Scientific Name:
Veronica gibbsii Kirk, Trans. New Zealand Inst. 28: 524 (1896)
  • Hebe gibbsii (Kirk) Cockayne & Allan, Trans. New Zealand Inst. 56: 20 (1926)
Lectotype (designated by Moore, in Allan 1961): Mt Rintoul, ex Herb. T. Kirk, AK 8098
Named after Nelson botanist and teacher Frederick G. Gibbs (1886–1953).

Low shrub to 0.35 m tall. Stems decumbent to erect, glabrous or eglandular-pubescent; hairs bifarious. Leaf bud distinct, its leaves appressed at margins until fully grown; sinus absent. Leaves opposite-decussate, erecto-patent to spreading; lamina coriaceous to fleshy, ovate to broadly elliptic, 9–20 mm long, 4–13 mm wide, dull glaucous above and beneath; midrib (at least beneath) and sometimes 2 lateral veins evident; surfaces glabrous; margin ciliate (hairs mostly 0.3–0.8 mm long), entire; apex sub-acute to acute; base cuneate; petiole indistinct, winged, 1–2 mm long. Inflorescence a lateral spike or rarely raceme, 15–35 mm long; flowers crowded, 6–30, all bisexual; bracts opposite below, becoming alternate above, linear to deltoid, ≥ calyx; pedicels absent or rarely erecto-patent, 0–1 mm long, eglandular-hairy all around. Calyx lobes 4, all free or sometimes anterior fused ⅓–⅔ length, acute or sub-acute, 2.0–2.8 mm long, sub-equal, eglandular-ciliate or sometimes the outer face hairy as well. Corolla 5.5–7.0 mm diameter; tube white, 2.5–4.0 mm long, ≥ calyx, glabrous; lobes 4, white, erecto-patent, sub-equal, elliptic or narrowly elliptic, 2.5–3.3 mm long, sub-acute to acute; nectar guides absent. Stamen filaments white, 6.0–6.5 mm long; anthers magenta. Style glabrous or eglandular-hairy, 6.5–9.5 mm long. Capsules latiseptate, acute or sub-acute, glabrous or eglandular-hairy, 2.5–4.0 mm long, 1.6–2.0 mm at widest point. Seeds discoid, ellipsoid, or ovate, flattened, smooth, brown or pale brown, 0.8–1.7 mm long.


The long, fringing hairs on the leaves distinguish V. gibbsii from other hebes with glaucous leaves. The margin of the leaves is bevelled, and the hairs are on the edge of the lamina adjacent to the margin itself, so that they appear as two rows of hairs, at least in dried leaves.

Plants of V. albicans are similar in many respects, but they differ in having glabrous leaf margins, the leaves often broader, especially near the base, and sometimes with eglandular hairs on midribs above, corolla tubes usually hairy, and broader capsules (2.0–3.2 mm wide). Some plants of V. amplexicaulis have hairy leaves, but those are hairy on the surfaces whereas V. gibbsii leaves are hairy on the margins only.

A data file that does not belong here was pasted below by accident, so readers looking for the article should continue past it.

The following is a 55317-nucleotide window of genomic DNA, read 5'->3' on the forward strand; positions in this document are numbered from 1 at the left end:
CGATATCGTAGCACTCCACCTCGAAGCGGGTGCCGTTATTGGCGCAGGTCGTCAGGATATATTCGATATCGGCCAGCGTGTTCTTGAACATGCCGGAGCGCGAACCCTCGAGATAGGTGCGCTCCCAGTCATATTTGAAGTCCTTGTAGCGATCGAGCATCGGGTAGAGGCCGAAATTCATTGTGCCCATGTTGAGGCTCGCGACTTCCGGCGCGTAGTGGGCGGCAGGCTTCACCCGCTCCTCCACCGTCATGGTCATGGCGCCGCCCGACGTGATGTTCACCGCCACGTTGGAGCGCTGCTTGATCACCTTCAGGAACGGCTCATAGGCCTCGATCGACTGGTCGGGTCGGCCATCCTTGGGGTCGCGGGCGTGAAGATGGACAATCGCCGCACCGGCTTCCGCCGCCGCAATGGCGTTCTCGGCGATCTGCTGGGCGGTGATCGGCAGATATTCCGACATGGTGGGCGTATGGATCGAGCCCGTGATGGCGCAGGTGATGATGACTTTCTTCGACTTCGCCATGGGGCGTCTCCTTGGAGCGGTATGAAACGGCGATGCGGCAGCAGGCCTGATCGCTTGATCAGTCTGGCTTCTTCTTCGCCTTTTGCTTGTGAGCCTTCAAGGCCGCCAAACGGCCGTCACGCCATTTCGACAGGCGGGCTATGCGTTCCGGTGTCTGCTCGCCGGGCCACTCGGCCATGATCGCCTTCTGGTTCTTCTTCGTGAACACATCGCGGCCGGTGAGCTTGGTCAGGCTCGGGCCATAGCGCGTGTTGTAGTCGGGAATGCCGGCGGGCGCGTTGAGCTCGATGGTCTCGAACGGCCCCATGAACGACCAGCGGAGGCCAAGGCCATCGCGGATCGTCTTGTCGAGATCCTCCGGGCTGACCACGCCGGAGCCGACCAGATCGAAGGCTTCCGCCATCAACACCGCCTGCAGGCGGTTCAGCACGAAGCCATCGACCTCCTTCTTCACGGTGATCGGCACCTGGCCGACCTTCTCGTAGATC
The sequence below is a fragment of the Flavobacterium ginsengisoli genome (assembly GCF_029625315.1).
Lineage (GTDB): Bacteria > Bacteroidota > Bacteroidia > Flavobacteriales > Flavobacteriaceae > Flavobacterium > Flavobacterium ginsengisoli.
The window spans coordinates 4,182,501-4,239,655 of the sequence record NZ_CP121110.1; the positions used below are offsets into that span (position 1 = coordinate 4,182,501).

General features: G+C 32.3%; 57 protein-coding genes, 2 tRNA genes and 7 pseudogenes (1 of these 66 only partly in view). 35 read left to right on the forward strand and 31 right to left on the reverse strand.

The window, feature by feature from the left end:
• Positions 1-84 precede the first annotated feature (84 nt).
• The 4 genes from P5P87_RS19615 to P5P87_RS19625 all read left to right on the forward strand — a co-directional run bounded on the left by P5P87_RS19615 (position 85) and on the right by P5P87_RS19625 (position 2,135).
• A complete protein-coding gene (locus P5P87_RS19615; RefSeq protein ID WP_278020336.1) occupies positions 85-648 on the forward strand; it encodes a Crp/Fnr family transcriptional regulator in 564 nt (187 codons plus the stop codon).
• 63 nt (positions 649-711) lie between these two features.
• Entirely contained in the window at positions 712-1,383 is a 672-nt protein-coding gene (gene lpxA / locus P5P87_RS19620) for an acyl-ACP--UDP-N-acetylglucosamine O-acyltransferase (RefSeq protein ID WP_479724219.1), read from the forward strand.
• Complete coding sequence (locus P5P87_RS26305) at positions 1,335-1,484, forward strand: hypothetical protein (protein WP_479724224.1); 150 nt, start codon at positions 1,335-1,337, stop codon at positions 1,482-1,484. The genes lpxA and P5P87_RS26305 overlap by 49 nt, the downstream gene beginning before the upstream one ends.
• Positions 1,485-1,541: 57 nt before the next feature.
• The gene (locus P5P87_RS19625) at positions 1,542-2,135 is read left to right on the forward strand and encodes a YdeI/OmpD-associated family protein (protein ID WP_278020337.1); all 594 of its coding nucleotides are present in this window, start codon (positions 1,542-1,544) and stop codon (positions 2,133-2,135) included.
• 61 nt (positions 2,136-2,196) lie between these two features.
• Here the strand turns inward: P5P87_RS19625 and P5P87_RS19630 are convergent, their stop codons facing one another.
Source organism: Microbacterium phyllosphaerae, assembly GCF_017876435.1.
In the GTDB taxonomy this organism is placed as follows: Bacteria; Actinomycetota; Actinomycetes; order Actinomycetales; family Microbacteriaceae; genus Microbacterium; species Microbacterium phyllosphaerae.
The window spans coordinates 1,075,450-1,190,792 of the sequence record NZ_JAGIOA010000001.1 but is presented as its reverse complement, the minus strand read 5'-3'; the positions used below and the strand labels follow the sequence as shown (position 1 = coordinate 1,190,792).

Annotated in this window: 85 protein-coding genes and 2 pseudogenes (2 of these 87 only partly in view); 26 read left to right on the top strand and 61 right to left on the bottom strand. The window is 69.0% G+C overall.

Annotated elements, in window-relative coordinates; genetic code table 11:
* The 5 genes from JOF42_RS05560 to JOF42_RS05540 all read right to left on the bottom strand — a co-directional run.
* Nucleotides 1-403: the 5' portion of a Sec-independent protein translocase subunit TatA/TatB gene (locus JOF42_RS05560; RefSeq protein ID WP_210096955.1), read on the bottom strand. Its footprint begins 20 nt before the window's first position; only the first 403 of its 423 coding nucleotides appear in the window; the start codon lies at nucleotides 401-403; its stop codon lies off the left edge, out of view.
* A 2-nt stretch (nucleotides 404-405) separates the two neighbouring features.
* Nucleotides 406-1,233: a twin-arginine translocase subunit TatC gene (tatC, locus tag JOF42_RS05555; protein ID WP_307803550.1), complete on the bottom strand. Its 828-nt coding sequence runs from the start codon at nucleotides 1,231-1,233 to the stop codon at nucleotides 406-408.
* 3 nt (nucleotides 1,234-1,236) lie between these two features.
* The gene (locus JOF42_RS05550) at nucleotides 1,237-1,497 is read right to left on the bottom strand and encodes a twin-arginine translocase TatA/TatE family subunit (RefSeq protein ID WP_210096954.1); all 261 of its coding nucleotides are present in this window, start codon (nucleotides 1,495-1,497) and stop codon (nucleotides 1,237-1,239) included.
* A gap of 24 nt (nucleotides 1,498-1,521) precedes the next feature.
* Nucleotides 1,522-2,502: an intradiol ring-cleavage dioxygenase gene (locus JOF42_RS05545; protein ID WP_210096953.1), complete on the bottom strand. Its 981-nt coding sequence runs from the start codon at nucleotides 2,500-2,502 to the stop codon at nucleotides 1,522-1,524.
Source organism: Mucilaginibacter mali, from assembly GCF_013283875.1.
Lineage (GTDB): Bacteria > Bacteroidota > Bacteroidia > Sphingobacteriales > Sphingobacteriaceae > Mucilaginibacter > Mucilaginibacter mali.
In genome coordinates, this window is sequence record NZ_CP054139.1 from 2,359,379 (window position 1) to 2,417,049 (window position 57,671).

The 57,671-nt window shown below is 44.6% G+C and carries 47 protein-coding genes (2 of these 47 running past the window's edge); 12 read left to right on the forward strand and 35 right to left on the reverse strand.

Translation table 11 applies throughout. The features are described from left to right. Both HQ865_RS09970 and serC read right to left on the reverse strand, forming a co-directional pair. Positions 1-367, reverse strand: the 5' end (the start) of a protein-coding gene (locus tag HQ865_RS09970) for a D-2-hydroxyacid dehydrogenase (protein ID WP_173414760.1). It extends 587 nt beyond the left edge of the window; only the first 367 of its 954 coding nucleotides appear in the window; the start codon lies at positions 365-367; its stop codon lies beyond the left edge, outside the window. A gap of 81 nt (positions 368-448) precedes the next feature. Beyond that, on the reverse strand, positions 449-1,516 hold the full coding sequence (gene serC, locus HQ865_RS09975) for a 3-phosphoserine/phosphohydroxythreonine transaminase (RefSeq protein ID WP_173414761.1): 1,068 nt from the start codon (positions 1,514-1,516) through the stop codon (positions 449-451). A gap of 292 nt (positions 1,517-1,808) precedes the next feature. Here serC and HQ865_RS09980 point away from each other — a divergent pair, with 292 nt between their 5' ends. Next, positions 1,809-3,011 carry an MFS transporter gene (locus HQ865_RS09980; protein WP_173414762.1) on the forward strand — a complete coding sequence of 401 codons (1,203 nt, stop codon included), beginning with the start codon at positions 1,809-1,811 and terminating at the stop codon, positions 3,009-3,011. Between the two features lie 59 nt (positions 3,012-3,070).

South Island: Sounds Nelson (Ben Nevis, Mt Patriarch, Lake Chalice, Mt Rintoul, Mt Starveall).


Open, rocky sites, mostly above timberline. Recorded elevations range from 854 to 1524 m.

Indigenous (Endemic)

Bayly & Kellow (2006)​​​​​​​ suggested that one specimen (WELT SP79817, Mt “Z”, Wairau Valley, Martin), which has branched inflorescences and distinctly pedicellate flowers (pedicels to 2 mm long), could be of hybrid origin, perhaps with V. subfulvida (as Hebe divaricata).


Flowers: October–March; fruits: January–May, persisting until November.


2n = 40 (see Bayly & Kellow 2006, as Hebe gibbsii).


Veronica gibbsii is classified in V. subg. Pseudoveronica sect. Hebe and the informal group “Subcarnosae” (Albach & Meudt 2010; Bayly & Kellow 2006). V. gibbsii may be closely related to other glaucous-leaved hebes, such as V. pinguifolia and V. buchananii, which share a number of features. Molecular studies (E.M. Low, unpublished), do not reliably place it, other than within the large hebe clade.

There are a number of additional localities (Dun Mt, Gordon’s Knob, Mt Franklin) not mapped here that are supported by specimens from cultivated, but not wild-collected, plants or for which the locality must be regarded as unproven (Bayly & Kellow 2006).

Bayly, M.J.; Kellow, A.V. 2006: An Illustrated Guide to New Zealand Hebes. Te Papa Press, Wellington.
Cockayne, L.; Allan, H.H. 1926: A proposed new botanical district for the New Zealand region. Transactions of the New Zealand Institute 56: 19–20.
de Lange, P.J.; Norton, D.A.; Courtney, S.P.; Heenan, P.B.; Barkla, J.W.; Cameron, E.K.; Hitchmough, R.; Townsend, A.J. 2009: Threatened and uncommon plants of New Zealand (2008 revision). New Zealand Journal of Botany 47: 61–96. [as Hebe gibbsii (Kirk) Cockayne & Allan] [Naturally uncommon]
de Lange, P.J.; Norton, D.A.; Heenan, P.B.; Courtney, S.P.; Molloy, B.P.J.; Ogle, C.C.; Rance, B.D. 2004: Threatened and uncommon plants of New Zealand. New Zealand Journal of Botany 42(1): 45–76. [as Hebe gibbsii (Kirk) Cockayne & Allan]
de Lange, P.J.; Rolfe, J.R.; Barkla J.W.; Courtney, S.P.; Champion, P.D.; Perrie, L.R.; Beadel, S.N.; Ford, K.A.; Breitwieser, I.; Schönberger, I.; Hindmarsh-Walls, R.; Heenan, P.B.; Ladley, K. 2018: Conservation status of New Zealand indigenous vascular plants, 2017. New Zealand Threat Classification Series. No. 22. [Naturally Uncommon]
de Lange, P.J.; Rolfe, J.R.; Champion, P.D.; Courtney, S.P.; Heenan, P.B.; Barkla, J.W.; Cameron, E.K.; Norton, D.A.; Hitchmough, R.A. 2013: Conservation status of New Zealand indigenous vascular plants, 2012. New Zealand Threat Classification Series 3. Department of Conservation, Wellington. [as Hebe gibbsii (Kirk) Cockayne & Allan] [Naturally Uncommon]
Garnock-Jones, P.J. 2023: Veronica. In: Breitwieser, I. (ed.) Flora of New Zealand – Seed Plants. Fascicle 9. Manaaki Whenua Press, Lincoln.
Garnock-Jones, P.J.; Albach, D.; Briggs, B.G. 2007: Botanical names in Southern Hemisphere Veronica (Plantaginaceae): sect. Detzneria, sect. Hebe, and sect. Labiatoides. Taxon 56: 571–582.
Kirk, T. 1896: Notes on certain Veronicas, and descriptions of new species. Transactions of the New Zealand Institute 28: 515–531.